Brunello Cucinelli speaks with such passion that the time flies by. Even after we’ve given the “times up” signal, he continues to chat casually with us, providing words of wisdom to Chad, ruffling the hair of our videographer Eric, and kissing us all on the cheeks before he takes his leave.
“I wanted to do something that you never throw away. You pass it on to your children. That has always been a dream for me.” - Brunello Cucinelli
What better way to learn more about Brunello Cucinelli than to visit the hamlet that’s home to his brand? On day 4 we pack up our things, hop in the rental car, and drive 2 hours from Florence to Solomeo.
After winding our way up the road to the very top of the hill that Solomeo is situated on, we are greeted with a smile by a custodian meticulously power washing the cobblestone streets in front of a 14th-century castle.
The castle and views at the top of the hill in Solomeo
We learned an extraordinary amount in our short time in Solomeo, so we have written a separate article to go into more detail. You can read all about that experience here.
Milan is a nearly 5 hour drive from Solomeo, but our anticipation for Men’s Fashion Week makes it worth the drive. For a retailer like us, a trip to Milan typically consists of fashion shows and appointments with brands to select the items to sell next season. It’s fast-paced and full of decisions. Work, eat, work, drink, work, eat, drink, work.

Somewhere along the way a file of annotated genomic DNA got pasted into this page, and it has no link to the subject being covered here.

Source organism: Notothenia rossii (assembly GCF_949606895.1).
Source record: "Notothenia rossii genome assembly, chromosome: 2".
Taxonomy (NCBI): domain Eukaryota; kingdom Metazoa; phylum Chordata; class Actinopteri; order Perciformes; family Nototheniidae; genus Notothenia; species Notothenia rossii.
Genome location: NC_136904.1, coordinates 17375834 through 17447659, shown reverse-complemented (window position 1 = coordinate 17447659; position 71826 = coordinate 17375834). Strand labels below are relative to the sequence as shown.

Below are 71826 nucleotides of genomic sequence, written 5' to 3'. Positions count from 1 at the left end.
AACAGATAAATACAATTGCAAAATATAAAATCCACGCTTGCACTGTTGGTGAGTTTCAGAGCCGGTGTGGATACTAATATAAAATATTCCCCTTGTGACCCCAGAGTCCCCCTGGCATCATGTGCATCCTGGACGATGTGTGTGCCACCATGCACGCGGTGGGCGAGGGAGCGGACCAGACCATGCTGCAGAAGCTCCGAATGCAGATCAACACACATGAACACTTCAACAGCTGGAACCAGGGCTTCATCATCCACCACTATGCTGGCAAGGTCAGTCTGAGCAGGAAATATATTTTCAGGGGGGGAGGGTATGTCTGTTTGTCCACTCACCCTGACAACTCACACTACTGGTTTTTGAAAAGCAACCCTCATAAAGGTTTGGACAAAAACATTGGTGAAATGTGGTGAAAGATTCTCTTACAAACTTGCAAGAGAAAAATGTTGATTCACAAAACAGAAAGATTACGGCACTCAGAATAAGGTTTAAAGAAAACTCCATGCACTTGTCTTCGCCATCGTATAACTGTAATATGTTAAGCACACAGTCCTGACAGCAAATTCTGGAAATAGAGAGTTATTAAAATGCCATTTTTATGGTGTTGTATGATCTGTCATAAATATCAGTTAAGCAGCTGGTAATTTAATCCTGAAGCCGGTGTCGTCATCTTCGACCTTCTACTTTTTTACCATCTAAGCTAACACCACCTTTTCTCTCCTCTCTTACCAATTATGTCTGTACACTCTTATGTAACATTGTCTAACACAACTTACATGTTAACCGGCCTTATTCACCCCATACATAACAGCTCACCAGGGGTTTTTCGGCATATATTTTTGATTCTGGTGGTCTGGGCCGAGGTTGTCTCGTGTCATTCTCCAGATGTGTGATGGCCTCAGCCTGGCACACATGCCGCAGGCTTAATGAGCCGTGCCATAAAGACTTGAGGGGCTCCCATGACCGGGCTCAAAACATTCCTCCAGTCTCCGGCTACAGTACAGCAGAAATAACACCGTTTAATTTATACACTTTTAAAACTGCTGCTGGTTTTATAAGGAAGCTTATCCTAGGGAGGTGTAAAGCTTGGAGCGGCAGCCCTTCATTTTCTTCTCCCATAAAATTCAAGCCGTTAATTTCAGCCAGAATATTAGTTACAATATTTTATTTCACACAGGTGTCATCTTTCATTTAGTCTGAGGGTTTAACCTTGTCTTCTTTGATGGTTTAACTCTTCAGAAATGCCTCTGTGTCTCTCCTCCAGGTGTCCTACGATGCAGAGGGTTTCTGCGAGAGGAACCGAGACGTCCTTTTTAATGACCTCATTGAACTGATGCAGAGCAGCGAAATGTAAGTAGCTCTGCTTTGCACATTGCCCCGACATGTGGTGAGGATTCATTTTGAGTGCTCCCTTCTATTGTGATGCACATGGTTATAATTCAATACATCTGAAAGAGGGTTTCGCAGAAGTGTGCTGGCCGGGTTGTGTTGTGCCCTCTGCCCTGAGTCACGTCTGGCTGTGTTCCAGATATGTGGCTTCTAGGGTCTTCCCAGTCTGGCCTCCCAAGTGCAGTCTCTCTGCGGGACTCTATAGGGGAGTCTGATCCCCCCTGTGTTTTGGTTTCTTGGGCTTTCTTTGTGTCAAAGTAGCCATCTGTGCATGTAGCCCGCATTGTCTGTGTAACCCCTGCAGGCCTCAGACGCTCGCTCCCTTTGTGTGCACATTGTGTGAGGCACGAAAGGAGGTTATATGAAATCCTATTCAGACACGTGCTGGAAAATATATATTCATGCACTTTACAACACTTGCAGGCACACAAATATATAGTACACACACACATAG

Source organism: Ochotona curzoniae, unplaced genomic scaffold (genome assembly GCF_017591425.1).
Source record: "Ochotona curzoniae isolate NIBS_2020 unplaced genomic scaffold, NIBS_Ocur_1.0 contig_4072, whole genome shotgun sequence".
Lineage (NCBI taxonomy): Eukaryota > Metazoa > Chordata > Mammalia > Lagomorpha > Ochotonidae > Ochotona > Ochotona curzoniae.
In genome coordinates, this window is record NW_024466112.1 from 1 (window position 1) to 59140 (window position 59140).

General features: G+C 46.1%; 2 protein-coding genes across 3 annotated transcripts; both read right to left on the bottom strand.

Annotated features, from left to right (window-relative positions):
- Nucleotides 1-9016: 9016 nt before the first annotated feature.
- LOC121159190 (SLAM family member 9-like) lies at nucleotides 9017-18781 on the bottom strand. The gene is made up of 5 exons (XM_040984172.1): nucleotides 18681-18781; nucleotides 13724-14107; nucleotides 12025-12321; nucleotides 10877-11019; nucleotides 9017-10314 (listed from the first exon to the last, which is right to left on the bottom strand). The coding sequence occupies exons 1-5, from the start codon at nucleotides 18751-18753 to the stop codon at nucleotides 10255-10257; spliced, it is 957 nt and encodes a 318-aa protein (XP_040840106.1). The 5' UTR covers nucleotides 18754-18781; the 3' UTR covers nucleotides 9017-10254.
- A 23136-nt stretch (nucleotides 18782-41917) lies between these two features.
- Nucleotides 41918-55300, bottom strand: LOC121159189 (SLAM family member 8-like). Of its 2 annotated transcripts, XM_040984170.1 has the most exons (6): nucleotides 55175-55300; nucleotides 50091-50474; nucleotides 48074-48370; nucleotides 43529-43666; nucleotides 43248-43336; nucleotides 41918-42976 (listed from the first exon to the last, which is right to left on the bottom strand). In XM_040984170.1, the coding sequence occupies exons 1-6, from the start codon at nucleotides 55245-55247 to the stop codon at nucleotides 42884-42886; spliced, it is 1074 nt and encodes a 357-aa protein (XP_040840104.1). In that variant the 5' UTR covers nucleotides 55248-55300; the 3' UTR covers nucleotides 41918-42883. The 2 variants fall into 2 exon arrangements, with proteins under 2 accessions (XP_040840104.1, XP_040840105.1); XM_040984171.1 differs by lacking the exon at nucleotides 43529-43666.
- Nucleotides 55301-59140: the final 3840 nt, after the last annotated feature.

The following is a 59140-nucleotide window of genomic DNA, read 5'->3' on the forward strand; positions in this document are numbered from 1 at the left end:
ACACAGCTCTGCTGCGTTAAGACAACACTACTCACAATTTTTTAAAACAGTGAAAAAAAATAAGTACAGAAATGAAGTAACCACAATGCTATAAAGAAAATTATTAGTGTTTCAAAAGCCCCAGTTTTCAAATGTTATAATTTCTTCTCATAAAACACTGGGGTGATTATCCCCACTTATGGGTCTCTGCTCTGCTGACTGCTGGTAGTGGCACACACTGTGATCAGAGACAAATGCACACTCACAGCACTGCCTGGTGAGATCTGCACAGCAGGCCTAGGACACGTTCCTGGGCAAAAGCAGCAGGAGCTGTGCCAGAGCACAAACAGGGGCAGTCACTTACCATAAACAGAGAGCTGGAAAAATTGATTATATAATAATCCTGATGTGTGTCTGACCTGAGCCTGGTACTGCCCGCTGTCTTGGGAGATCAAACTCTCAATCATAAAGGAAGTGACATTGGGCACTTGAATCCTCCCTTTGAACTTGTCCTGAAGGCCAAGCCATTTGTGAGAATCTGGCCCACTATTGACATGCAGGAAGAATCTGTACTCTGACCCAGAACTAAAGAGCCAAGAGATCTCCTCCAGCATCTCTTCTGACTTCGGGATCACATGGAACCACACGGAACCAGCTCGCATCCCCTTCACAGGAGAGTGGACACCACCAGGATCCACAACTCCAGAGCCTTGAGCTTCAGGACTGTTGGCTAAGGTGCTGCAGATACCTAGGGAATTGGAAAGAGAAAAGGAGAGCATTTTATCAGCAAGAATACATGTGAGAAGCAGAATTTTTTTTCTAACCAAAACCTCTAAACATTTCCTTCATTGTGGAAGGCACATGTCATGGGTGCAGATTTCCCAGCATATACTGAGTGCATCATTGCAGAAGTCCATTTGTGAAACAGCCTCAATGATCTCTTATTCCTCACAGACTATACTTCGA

The Galleria in Milan
As well-suited men zip by on scooters, it’s hard not to feel the contrast between the calmness of Solomeo and the metropolitan vibes of Milan. This is a city that knows how to do business, and it does it looking good.
A particular highlight is the Ermenegildo Zegna fashion show. These invites are rare, and the details are often secretive. We are shuttled to a secret location, where we are seated on benches among just a couple hundred other attendees. Mahersha Ali, the face of their “What Makes a Man” campaign, is seated just in front of us. As expected, the show is spectacular.
The Zegna fashion show
Inspired by Ermenegildo Zegna’s runway show, we jump back in our rental car and drive an hour and a half out of Milan to a region that is well-known to connoisseurs of tailored clothing: Beilla.
Lanificio Ermenegildo Zegna
Biella is renowned for having some of the best wool mills in the world, including that of Zegna, which we have the opportunity to visit. As we walk through Casa Zegna, the factory, and the archives which date back to 1910, we’re given insight into what really makes Beilla the best place to produce wool.
The archives at the Zegna mill
What sets this region apart is the soft water that runs off the alps and through the Italian mountain ranges, which is used to wash and process the wool. Ermenegildo Zegna knew this, and he built his mill high on the mountain to be as close to the water source as possible. The result is fabric that can’t be reproduced anywhere else.
Biella from the top of the Zegna mill
We end our tour with a quick trip to the Zegna rooftop to get one last look at the province responsible for some of the best fabrics in the world.
We wind our way down the mountain and back to Milan to finish up a few appointments, then we head to one final dinner with the team. There’s no better way to wrap up a trip like this than with good food, good drinks, and great conversation. An adventure to remember!
Chad and Alana at Pitti Uomo